- The most common type of persimmons grown in the U.S. are the D. kaki species. At least 500 different D. kaki varieties were brought to California during a major planting spree from 1870 to 1920. In 1877 alone, more than 5,000 plants in 19 varieties were imported from Japan!
- Commodore Perry brought seeds back to the United States from Japan after his 1852-54 expedition. The seeds were first planted in the area around Washington, D.C., but were killed by an early frost.
- In 1870, grafted trees were successfully introduced into Georgia and California.
- During the Civil War, some Southern families boiled, roasted, and ground persimmon seeds to produce a drink similar to coffee
Fuyu persimmons add an excellent sweetness and crunch to salad! Try adding them to a salad of escarole or other bitter greens- the sweetness pairs well. The Hachiya persimmons (read: the squishy ones) are excellent to bake with! Here are two recipes featuring each type of persimmon. One is quick and easy and the other is well worth the time. Enjoy!
Easy Ginger Persimmon Mousse
2-3 big ripe Hachiya persimmons (or more if they are a smaller size)
1 can coconut milk (you will use the “cream”)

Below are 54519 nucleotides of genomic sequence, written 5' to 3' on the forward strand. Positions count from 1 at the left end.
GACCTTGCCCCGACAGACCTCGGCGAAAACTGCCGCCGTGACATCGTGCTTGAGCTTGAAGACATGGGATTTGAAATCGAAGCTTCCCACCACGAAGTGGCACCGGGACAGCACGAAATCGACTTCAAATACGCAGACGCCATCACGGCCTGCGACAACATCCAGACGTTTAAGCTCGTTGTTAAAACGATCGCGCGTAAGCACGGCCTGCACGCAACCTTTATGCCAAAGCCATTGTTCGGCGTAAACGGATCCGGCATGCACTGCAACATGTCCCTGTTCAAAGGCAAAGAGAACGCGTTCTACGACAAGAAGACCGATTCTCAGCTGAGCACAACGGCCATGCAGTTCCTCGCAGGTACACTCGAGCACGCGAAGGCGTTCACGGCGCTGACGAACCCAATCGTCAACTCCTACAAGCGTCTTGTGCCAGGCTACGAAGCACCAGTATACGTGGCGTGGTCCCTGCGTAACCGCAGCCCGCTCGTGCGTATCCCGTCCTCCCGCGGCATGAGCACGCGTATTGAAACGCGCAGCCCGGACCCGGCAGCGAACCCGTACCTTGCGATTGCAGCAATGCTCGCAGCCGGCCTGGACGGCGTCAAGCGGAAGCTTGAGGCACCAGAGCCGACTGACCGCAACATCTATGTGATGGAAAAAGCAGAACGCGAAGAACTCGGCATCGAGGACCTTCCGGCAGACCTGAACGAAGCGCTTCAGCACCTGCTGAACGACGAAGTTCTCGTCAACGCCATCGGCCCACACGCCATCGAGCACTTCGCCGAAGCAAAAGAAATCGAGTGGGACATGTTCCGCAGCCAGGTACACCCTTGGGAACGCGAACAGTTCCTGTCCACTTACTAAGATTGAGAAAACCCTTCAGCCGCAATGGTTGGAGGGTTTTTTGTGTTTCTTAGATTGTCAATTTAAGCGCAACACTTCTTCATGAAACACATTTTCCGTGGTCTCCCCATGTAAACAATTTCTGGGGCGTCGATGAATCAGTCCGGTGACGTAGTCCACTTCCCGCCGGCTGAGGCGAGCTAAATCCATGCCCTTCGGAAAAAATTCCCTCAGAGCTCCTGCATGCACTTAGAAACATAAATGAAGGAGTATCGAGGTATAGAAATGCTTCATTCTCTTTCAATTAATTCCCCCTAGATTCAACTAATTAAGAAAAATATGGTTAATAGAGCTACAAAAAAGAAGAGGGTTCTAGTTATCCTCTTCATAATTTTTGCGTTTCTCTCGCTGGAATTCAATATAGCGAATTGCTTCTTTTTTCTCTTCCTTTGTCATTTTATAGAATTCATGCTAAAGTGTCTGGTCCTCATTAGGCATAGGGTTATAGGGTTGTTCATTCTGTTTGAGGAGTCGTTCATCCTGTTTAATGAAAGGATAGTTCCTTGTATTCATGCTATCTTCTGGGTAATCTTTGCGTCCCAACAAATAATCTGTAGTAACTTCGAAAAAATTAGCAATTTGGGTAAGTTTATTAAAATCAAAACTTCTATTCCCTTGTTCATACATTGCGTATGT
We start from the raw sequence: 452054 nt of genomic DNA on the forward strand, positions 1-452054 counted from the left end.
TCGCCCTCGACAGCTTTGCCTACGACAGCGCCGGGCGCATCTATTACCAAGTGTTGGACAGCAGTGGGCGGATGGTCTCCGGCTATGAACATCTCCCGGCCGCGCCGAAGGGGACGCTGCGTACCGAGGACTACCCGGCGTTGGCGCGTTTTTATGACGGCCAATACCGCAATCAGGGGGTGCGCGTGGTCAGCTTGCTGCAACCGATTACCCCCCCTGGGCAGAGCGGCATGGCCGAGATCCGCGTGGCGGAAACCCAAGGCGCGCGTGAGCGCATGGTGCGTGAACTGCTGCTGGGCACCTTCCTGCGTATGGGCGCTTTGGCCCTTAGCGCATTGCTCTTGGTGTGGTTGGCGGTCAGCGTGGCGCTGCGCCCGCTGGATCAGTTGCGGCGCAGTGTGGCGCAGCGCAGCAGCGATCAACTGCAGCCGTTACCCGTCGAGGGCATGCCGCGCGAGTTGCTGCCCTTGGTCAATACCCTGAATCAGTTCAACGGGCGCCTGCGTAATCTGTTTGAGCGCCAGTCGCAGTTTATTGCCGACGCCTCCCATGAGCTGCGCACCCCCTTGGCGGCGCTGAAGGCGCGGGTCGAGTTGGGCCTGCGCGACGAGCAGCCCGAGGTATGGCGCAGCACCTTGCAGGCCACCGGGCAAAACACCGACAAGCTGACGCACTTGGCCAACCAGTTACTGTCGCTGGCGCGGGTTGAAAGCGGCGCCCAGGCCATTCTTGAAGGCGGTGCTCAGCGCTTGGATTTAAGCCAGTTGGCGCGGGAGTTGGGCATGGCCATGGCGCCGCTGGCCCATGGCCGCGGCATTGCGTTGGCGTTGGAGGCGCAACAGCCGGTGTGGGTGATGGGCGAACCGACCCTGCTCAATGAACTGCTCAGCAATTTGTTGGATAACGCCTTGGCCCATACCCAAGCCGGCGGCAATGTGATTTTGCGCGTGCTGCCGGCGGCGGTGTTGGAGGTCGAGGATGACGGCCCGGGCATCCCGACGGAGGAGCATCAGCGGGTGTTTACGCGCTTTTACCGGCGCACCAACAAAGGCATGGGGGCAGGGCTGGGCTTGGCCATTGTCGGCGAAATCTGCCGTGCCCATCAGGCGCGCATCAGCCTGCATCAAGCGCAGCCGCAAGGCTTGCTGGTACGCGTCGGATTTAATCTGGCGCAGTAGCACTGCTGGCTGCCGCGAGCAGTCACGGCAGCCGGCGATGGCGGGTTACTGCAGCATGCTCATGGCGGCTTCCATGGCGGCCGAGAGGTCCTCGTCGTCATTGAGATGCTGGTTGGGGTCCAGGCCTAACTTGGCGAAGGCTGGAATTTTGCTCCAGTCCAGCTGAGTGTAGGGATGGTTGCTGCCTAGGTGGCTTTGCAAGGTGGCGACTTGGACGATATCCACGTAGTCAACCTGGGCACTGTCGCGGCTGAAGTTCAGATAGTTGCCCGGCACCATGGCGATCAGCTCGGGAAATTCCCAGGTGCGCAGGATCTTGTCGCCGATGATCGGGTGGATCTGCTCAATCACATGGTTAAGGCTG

Fresh or powdered ginger
Fresh or powdered cinnamon
1) Squish out the persimmons into a blender
2) Add coconut cream (this is the white part in coconut milk- if it is kept at a cool temperature, you can just scoop it out and discard the rest of the liquid)
3) Add 1tsp each powdered ginger and cinnamon
4) Blend together- add more spices to taste
5) Eat it right there, or store in the fridge for later!’
Fuyu Persimmon Whoopie Pie
From Sonoma County Farm Desserts
2 teaspoon baking soda
3 cups Fuyu persimmons; peeled and chopped
1/2 cup unsalted butter; softened
1 cup sugar
2/3 cup brown sugar
2 each eggs
2 teaspoon lemon juice
2 teaspoon vanilla extract
2 cups all-purpose flour
1 teaspoon baking powder
1 teaspoon salt
1 teaspoon cinnamon
1/2 teaspoon nutmeg; freshly ground
1/4 teaspoon cloves
2/3 cup walnuts; chopped
1/3 cubic liters golden raisins; chopped
1/3 cup currants; chopped
Candied Ginger Mascarpone Cream
2 cups Mascarpone Cheese
1/2 cup powdered sugar
2 ounce candied ginger; finely chopped
-Prepare sheet pans with parchment or silpat mats. Preheat oven to 350 degrees F. Blend 2 teaspoons baking soda into the chopped Fuyu persimmons, set aside.
-In a large bowl beat the butter, sugar and brown sugar, until light and fluffy. Add eggs, lemon juice and vanilla beat until thoroughly combined. Stir in Fuyu persimmon mix.
-Sift together all-purpose flour, baking powder, salt, ground cloves, cinnamon and nutmeg. Stir dry into the Fuyu mixture until just blended. Add walnuts, golden raisins and currants.
-Scoop tablespoon sized scoops onto prepared sheet pans. Bake at 350 for 20-25 minutes, until golden brown. Cool on sheet pan 15 minutes, cool completely on rack.
Candied Ginger Mascarpone Cream
-Finely chop the candied ginger. Mix mascarpone and powdered sugar with a mixer. Fold in candied ginger by hand.
-After whoopie pies have fully cooled, pipe a layer of the cream on one side of each whoopie pie. Finish by sandwiching another whoopie pie on top.